The world in recent years has seemed a more unstable place than in several decades, with political alliances frayed, new alliances forming and uncertainty in the ascendant. All of that only adds to the challenges faced by businesses which operate multiple entities in multiple jurisdictions. In this session we consider the changing geopolitical and regulatory environment and the risks and challenges this may bring for parent companies and their subsidiaries.
Meenakshi Gupta, Legal Counsel and Company Secretary, ACCOR
A robust system of oversight and auditing is an essential part of building effective governance, managing risk and identifying areas of weakness. For subsidiaries, the “arm’s length” relationship can mean problems develop into crises before the parent is even aware. In this case study session, we explore what information parents need to head problems off at the pass, and how to ensure smooth information flows and a transparent audit trail.
With the use of case studies, this session will explore some of the challenges directors may encounter when sitting on both the board of a subsidiary as well as a parent and how these issues intersect with section 172 duties. The session will also consider good practice for the effective flow of information between subsidiaries and their parents particularly as regards reporting.
Establishing an effective governance framework to underpin the relationship between parent and subsidiaries is vital if that relationship is going to work. How, though, to ensure a continuity of good governance throughout the group? And how, in such a divided world, to reconcile the demands of very different legal, regulatory, and political regimes? Drawing upon real world examples, our panellists discuss the practical challenges in building and maintaining a robust framework.
David Gracie, Director, Indigo Governance
Natalie Paddock, EU Group Company Secretary, Corporate Secretary's Office - Legal, Compliance and Government Affairs (LCGA), Assurant
The COVID19 pandemic created unique challenges for governance professionals responsible for Global Entity Portfolio Management (GEPM) – an industry already faced with navigating an increasingly complex global regulatory environment. The events of 2020 served as a catalyst for identifying which governance models were more tenacious and adaptable. In the middle of this transition and recovery is how companies handle data and make it integral in their business dealings.
In this session, Kariem Abdellatif, Head of Mercator, will discuss the key learnings and best practices that should be taken into account as we move into new working models as well as reflecting on the regional and jurisdictional dynamics in GEPM, featuring data-driven insights from the Mercator Entity Management 2021 Report.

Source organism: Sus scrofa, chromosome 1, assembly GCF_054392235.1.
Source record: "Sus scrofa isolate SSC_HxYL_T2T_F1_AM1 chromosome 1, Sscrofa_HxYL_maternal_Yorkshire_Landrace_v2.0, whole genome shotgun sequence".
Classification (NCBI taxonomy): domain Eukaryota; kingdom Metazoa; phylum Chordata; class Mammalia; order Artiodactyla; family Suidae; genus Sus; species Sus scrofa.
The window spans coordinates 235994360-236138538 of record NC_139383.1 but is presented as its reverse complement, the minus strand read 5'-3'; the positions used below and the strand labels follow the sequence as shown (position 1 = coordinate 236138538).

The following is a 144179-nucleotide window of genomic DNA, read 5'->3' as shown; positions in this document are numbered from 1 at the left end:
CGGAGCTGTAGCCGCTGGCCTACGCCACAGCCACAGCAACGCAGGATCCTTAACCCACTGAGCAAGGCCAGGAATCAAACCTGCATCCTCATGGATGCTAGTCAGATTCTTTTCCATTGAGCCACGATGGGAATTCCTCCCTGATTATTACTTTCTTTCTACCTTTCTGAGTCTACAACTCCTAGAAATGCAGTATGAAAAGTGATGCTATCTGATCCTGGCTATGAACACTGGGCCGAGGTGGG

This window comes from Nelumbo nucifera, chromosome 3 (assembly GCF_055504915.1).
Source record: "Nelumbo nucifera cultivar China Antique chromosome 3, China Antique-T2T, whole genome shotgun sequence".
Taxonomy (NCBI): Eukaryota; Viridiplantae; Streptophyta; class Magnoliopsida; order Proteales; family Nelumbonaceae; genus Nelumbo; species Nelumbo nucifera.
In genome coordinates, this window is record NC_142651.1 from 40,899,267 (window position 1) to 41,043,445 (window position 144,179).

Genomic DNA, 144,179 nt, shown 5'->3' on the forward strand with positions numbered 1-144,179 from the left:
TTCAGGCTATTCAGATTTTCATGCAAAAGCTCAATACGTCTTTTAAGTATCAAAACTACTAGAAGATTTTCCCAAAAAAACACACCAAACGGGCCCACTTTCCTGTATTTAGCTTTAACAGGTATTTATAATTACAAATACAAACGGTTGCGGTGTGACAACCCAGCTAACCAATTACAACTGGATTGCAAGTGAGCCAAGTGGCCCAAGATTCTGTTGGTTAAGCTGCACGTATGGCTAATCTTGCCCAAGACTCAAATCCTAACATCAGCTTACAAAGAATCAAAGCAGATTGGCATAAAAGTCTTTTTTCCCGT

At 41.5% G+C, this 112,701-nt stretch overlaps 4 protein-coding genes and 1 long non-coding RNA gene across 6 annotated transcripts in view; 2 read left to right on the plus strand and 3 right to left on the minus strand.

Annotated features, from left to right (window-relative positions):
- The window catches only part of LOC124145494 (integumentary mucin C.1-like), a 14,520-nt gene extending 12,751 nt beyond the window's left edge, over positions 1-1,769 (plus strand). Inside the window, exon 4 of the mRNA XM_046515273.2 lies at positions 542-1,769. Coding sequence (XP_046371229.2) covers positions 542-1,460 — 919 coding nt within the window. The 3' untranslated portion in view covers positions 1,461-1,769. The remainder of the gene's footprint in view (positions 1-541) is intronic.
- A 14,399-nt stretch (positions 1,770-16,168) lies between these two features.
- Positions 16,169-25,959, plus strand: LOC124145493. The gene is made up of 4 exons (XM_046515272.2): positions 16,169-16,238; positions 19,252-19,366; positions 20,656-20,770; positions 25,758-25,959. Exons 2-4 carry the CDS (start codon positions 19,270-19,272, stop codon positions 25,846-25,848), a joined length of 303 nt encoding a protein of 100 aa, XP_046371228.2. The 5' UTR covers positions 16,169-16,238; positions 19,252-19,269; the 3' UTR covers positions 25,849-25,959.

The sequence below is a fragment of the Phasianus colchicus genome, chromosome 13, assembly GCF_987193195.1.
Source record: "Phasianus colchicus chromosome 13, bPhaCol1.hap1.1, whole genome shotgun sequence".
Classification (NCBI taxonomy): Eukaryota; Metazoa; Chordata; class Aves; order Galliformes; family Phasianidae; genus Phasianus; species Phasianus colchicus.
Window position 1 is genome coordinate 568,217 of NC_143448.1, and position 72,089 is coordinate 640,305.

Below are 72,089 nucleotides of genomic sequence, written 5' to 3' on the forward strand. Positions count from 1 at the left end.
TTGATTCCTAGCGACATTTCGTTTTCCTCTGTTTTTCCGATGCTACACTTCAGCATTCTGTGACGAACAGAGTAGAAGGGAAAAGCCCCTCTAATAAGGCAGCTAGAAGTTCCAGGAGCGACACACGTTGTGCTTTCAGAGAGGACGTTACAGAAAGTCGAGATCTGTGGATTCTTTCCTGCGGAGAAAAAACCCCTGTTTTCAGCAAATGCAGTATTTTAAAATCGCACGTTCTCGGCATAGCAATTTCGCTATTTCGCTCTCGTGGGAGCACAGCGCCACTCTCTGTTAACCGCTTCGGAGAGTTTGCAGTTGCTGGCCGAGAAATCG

Kariem Abdellatif, Head of Mercator by Citco
Mission, purpose, values – every organisation has them, but not every organisation lives by them. In an era where consumer and stakeholder values are changing swiftly and profoundly, making sure that values are in alignment across what are large, complex organisations can be a major challenge. In this case study, we look at some very practical steps one organisation has taken to ensure that the values of the group were brought to life at all levels of the organisation.
For every merger or acquisition that’s successful there are twice as many that fail. So what do boards need to consider when integrating a new subsidiary into the group? How agile must both parties be to ensure as painless a transition as possible? How to overcome conflicts between the different parties’ interests? And what sort of problems typically get overlooked? In this session we draw upon some practical examples of M&A activity in the real world.
Sustainability and the race to carbon neutral are hot topics for organisations across the globe. As reporting requirements and climate change targets increase, the role that subsidiaries play in an organisation’s ESG strategy is growing. Join us for a discussion on how subsidiary governance frameworks can support organisations achieve their sustainability goals and key steps in achieving a solid subsidiary governance framework.
The responsibility of a parent for the actions of its subsidiaries, and potentially even their suppliers, agents and partners, is a governance dilemma that is increasingly coming under the spotlight. And it’s a question of actions, relationships, culture and of where and with whom companies contract as suppliers. In this session, our governance professional presents how his company developed, implemented and embedded a new suite of compliance procedures (including a new code of conduct, compliance registers, whistleblowing systems and third-party risk management processes) through a complex supply chain and multi-national subsidiary network, highlighting the importance of ensuring visibility of an ethical value chain across the entire organisation.
Kevin Massie, General Counsel and Company Secretary at PZ Cussons plc
It’s tempting to think that subsidiary governance is only about finding the most effective way to bring a new subsidiary into an entity and integrate its operations with those of the parent. But it also works in the opposite direction, and many an acquisition in time ends with subsidiaries being closed or merged or simply divested of. So, from a governance perspective, what constitutes best practice when a parent-subsidiary relationship has reached the end of the road?
Victoria Penrice, President, CGI
Ian Burrell, Product Complianace Manager, Diligent
Wednesday 1 and Thursday 2 December 2021
Morning - the conference
Afternoon - workshops